Fidel

And they are thirdworld capitalist hellholes with some of the highest birth rates, too.

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Old-age security and pensions

What do pensions have to do with population control? A lot, actually. As several economists have shown, the establishment of public pay-as-you-go (PAYGO) pension schemes is among the main reasons for the rapid decline in birth rates during the 20th century. Cultural reasons played a role in that development, but public pensions sealed the coffin.

What a public PAYGO scheme does is to transfer money from current workers to current grannies. This is something that families and extended families have done for millennia. In the modern welfare state, the government has quite simply replaced the traditional family. The family is no longer necessary. Besides, compulsory pension payments penalise those who have more children, because they must finance the contributory base of future pensions. Having few or no children gives a cheaper free ride.

People in desperately poor thirdworld capitalist countries have children ... drumroll ... in large part because children represent security for them into old age. No children and being old in India or Africa is a pretty sad situation for the elderly. The prospect of ending up homeless and starving to death slowly is not a real good inducement for desperately poor people to have fewer children. The spark of life is a lot stronger impulse than any market inducement will confer on the masses.

Reduce population growth in thirdworld capitalist hellholes with socialism.

Socialism could save the world.

Take all the Chicago and Warshington consensus boys out to a cement wall at dawn.

Disaster kapitalism debunked right here on babble

Jingles

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I plan on having 3-4 children and would fight tooth and nail against any Chinese-type enforcement of a law that is a violation of fundamental human rights.

If you are okay with your 3-4 children starving or fighting wars over water, fill your boots.

Uncontrolled breeding is not a human right. People who have more than one child are just speeding up the inevitable collapse into disease, malnutrition, and war over scarce resources.

We can dream on about abandoning the capitalist model of resource depletion to feed ever increasing throngs of humanity, but the fact is that as populations grow, increasing competition for dwindling resources will lead to even faster rates of depletion, no matter the economic model. Throughout human history, before anyone named Adam Smith existed, populations have been soiling their nests and depleting their limited resources to feed burgeoning populations. And those societies end up collapsing.  Humans are human, and as such, we are an animal that is hardwired to consume everything around us.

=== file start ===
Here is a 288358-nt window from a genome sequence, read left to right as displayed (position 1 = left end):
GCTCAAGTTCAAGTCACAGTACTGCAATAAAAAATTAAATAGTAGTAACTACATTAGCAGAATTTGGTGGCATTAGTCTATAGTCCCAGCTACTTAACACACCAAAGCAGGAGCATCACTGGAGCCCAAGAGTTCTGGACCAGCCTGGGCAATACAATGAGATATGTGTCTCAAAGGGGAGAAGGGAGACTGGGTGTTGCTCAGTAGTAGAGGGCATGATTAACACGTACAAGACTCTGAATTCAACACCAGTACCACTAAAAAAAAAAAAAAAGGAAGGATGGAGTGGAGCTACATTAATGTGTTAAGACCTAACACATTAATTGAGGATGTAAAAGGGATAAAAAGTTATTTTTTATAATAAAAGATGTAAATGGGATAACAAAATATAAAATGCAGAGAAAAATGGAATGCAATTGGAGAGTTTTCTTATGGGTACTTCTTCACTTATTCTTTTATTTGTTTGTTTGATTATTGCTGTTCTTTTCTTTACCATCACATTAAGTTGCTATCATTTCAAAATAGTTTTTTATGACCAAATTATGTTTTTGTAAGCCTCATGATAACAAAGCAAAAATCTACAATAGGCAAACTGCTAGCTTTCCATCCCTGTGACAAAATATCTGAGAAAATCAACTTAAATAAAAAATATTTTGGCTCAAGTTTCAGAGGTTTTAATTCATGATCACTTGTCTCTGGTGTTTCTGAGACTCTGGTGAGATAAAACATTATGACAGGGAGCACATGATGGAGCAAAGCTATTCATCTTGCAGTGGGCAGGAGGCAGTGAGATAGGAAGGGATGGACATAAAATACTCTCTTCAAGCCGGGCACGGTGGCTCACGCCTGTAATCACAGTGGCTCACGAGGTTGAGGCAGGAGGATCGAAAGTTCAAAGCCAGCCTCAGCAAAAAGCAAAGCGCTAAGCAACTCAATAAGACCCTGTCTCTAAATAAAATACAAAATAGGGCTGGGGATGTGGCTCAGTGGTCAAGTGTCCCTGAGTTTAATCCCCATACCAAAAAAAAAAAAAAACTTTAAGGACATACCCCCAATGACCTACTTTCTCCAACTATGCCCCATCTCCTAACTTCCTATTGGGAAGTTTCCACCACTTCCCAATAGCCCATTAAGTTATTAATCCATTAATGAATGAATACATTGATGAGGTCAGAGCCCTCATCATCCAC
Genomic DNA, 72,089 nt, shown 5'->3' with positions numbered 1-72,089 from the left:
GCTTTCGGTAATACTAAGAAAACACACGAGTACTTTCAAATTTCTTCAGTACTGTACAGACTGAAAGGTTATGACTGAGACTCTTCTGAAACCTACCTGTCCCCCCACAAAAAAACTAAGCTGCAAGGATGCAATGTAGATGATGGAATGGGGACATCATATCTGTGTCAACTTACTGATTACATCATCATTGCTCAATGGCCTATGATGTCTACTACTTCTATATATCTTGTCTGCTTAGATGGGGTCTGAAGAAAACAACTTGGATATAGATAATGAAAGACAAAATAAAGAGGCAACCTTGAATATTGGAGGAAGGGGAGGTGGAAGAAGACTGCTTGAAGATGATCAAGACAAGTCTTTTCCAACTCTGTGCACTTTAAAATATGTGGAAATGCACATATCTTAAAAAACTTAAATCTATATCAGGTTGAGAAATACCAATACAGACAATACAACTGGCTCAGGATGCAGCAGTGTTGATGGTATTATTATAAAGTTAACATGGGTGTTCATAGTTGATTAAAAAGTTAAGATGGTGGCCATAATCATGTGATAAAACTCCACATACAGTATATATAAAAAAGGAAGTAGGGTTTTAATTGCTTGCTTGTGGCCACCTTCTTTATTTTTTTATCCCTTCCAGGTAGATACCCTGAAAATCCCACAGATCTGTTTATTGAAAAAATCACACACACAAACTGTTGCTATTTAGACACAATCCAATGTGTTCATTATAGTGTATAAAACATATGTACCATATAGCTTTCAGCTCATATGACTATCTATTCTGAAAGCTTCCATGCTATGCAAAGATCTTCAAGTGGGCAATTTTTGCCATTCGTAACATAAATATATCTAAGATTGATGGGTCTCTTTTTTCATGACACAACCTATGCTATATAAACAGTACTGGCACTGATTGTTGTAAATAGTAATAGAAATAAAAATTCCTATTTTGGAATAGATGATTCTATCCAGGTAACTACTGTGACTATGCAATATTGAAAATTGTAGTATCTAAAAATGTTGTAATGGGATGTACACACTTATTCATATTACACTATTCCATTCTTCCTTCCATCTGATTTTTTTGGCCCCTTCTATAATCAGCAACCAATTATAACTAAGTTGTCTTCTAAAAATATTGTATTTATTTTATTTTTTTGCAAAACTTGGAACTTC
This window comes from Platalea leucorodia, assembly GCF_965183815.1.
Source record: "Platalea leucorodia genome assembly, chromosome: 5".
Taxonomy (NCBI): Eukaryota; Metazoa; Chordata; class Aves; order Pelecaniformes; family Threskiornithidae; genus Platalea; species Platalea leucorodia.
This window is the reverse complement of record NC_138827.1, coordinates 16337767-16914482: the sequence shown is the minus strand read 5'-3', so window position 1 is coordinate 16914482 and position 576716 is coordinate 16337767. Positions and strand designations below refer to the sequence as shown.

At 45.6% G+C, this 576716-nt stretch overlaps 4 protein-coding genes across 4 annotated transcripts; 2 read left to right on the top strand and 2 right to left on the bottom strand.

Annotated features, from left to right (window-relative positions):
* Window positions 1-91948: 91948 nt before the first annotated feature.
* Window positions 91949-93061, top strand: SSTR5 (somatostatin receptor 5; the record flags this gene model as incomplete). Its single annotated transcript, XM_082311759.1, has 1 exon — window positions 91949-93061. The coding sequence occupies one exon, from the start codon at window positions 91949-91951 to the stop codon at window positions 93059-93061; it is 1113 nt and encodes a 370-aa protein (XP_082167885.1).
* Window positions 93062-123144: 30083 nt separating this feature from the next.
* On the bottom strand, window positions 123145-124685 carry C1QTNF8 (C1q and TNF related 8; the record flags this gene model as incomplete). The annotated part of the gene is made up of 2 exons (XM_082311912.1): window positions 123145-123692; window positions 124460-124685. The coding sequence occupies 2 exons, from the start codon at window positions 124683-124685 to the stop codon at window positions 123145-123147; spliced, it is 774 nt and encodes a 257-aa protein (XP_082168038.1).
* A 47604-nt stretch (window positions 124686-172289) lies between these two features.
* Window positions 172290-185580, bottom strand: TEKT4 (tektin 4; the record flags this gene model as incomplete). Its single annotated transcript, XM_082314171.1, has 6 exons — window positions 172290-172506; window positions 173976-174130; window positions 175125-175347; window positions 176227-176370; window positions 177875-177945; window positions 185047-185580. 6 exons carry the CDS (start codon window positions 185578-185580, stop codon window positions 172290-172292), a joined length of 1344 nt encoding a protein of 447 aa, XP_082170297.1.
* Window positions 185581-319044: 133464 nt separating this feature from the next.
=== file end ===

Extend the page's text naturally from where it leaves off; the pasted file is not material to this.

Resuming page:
One way or another, either natural or through societal action, limits on reproduction will happen.

Ghislaine

Jingles wrote:

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I plan on having 3-4 children and would fight tooth and nail against any Chinese-type enforcement of a law that is a violation of fundamental human rights.

One way or another, either natural or through societal action, limits on reproduction will happen.

 Well such limits would inevitably be a violation of human rights. How would one limit this - other than taking away a woman's right to choose? Forced sterilization? This was advocated and practiced on certain populations in Canada and it is a shameful part of our history. The right to have children (ie to not be sterilized against one's will, the right to choose and the right not to have your children stolen without due cause - like in the 60s scoop of FN kids) is in fact a human right.

Fidel

Perhaps women only should vote on abortion rights. I think we would need advanced democracy before that would ever happen though. They dont trust Canadians with referendums very often.

Jerry West

Ghislaine, I would argue that humans have no right to engage in activities that harm other humans and society.  I would also argue that the right to reproduction is not merely a woman's right, but a fundamental biological right of the species.  And like other rights, it comes with responsibilities and limits.  The right to have children is limited by the effect that those children will have on society.

 Jingles is correct.

 

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It is well-known that if Egypt and Sudan were to cooperate in agricultural priduction, the two could produce enough food to feed the entire continent of Africa, and then some, for export.